"Well, duh," you say. But we forget just how critical that opening is in selling a novel. When we sit down to write a story, we should picture the reluctant buyer in the bookstore who's never heard of us. That's the most critical person you're writing the opening for, not the readers who already know you and like your work. Here's the typical browser scenario:

1. Spots your novel. Something about the cover/title makes her pick it off the shelf. (This is why covers and titles are so important.)

2. Turns book over, reads back cover copy. (Better be written well.) If she likes it ...

3. Opens book. Reads opening line. (This is why you want a strong one.) If it's good ...

4. Reads paragraph. If that's compelling ...

5. Reads first page. If that's really good...

6. Buys book.

This whole browsing time? Around 30-60 seconds. 30-60 seconds.

Is the opening to your prologue compelling enough to sell your book to that browser? Is that critical first page really where you want to dump a bunch of backstory that "sets up" your first chapter(s)?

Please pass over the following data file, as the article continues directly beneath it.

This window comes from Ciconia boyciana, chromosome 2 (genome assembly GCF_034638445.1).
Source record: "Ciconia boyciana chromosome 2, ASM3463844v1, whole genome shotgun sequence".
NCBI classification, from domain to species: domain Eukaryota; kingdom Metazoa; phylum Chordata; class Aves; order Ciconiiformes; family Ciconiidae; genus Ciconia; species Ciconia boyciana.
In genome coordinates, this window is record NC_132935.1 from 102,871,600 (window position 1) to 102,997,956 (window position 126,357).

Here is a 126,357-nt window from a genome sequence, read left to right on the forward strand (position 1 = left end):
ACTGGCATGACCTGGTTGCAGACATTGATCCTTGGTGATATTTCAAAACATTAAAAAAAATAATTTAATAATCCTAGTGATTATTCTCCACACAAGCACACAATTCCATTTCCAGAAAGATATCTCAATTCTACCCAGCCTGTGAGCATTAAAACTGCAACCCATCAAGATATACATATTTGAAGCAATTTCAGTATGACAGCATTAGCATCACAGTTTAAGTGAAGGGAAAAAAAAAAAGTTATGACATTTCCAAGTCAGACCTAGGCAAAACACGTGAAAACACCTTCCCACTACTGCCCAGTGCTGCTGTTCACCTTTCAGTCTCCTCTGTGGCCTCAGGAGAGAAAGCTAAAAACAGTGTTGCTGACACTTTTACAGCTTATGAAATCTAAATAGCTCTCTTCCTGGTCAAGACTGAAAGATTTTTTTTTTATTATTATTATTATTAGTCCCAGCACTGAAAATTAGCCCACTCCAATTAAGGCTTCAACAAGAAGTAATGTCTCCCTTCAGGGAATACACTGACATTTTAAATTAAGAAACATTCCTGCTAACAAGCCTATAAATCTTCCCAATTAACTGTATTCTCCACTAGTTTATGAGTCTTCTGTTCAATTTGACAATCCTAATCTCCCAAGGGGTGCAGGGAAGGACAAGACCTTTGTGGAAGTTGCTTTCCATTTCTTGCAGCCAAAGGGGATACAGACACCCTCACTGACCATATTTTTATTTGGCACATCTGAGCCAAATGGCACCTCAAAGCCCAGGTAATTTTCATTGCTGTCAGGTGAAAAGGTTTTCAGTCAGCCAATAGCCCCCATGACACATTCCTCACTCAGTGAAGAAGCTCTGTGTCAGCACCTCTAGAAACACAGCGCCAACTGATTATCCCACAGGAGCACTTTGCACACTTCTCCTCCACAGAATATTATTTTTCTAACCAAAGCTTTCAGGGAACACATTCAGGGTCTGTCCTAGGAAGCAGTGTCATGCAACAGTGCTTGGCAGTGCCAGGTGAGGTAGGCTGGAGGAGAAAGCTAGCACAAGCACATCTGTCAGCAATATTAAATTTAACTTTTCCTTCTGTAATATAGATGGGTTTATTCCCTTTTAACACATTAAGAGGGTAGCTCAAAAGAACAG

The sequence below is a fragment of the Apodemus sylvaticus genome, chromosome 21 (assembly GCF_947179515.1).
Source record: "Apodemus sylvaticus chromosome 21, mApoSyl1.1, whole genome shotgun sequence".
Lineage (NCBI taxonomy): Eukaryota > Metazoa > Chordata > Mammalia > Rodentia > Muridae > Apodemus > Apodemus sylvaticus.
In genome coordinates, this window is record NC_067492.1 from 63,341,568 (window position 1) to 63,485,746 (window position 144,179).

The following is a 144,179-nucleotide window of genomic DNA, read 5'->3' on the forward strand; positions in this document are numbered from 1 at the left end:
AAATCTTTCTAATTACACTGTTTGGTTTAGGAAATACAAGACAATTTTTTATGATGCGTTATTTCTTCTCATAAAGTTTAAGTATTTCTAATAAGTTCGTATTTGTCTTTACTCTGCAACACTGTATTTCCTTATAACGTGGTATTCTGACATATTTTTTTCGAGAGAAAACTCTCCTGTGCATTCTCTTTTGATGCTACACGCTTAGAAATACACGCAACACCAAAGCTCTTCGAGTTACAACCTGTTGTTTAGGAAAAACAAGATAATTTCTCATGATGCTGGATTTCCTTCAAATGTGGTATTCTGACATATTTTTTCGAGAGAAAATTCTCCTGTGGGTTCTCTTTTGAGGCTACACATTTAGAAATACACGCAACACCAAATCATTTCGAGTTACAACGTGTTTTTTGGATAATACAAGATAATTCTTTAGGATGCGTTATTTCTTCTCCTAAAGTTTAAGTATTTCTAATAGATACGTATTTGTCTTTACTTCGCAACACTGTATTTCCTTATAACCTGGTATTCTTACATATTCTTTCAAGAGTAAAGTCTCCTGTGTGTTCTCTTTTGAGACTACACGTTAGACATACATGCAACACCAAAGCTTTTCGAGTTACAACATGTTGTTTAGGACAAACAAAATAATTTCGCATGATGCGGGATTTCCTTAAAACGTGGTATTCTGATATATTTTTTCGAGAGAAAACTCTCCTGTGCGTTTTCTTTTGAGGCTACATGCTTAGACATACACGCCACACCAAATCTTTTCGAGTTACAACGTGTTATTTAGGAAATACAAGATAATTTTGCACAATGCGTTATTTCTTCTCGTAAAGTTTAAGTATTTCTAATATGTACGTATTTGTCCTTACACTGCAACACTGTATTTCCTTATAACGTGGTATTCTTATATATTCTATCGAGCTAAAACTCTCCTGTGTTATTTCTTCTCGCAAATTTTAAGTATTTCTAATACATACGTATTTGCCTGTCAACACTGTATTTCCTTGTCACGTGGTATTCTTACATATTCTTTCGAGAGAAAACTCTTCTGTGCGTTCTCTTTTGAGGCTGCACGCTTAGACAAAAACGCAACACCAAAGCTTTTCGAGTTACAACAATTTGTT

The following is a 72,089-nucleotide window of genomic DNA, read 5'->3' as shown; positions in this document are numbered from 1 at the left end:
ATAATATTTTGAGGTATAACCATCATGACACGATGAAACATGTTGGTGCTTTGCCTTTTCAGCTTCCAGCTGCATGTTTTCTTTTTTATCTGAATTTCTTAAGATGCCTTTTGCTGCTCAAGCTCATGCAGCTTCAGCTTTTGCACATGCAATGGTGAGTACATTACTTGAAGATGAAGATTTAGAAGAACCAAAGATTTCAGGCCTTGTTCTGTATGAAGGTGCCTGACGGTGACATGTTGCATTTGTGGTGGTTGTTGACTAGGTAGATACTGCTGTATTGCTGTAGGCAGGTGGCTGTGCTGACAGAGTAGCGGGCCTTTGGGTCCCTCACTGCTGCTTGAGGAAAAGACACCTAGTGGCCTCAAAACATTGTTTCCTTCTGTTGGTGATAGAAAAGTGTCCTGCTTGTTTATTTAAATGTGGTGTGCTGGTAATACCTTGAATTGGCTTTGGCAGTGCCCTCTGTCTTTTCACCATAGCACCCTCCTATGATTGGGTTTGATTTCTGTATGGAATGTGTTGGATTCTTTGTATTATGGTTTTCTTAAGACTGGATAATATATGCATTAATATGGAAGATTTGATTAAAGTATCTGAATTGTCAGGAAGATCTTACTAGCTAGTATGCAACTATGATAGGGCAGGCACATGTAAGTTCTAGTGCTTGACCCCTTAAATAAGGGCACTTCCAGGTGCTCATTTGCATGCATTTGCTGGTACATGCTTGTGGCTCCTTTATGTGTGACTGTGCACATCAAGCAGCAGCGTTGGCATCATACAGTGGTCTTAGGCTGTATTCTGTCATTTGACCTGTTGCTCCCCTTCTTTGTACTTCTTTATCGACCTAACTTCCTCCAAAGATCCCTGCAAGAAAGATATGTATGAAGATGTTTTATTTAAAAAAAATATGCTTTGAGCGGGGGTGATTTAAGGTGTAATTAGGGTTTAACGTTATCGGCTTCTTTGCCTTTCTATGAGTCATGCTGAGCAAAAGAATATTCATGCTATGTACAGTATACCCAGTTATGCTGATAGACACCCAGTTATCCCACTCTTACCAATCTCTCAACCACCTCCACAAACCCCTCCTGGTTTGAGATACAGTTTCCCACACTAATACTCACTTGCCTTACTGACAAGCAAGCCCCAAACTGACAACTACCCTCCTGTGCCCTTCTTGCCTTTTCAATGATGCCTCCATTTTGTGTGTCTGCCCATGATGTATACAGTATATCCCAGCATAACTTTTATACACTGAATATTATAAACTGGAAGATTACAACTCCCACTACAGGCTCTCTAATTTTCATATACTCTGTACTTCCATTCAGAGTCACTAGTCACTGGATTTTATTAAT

If you use a prologue, it needs to thrum with excitement of some sort. It can be a high action scene. It can be an outwardly quiet scene, but intense in emotion. It can even be mere character narrative, but the voice has to absolutely grab the reader's attention and not let go. The point is to capture the reader's imagination--not give information. Don't think in terms of answering questions in your opening. Think in terms of raising questions. Questions keep the reader turning pages. (For more on this, check the archives for the teaching on "Backstory.")


Short

The very word "prologue" tells the reader this isn't part of the main story.

Let's say a browser buys your book. Major victory! Now he sits down to read it. The back cover has laid out the premise. The premise contains the inciting incident--the first major point of conflict that kicks off the story. Your reader begins your novel knowing this incident is going to occcur--and he's waiting for it. He also knows, simply from reading novels over the years, that the prologue isn't likely to contain this incident. He's gunning to see the real story kick off--and he may not wait all that long. (Some readers have more patience than others. Womens fiction readers in general will allow more time. Suspense readers are notoriously impatient--they want havoc wreaked, and they want it now.)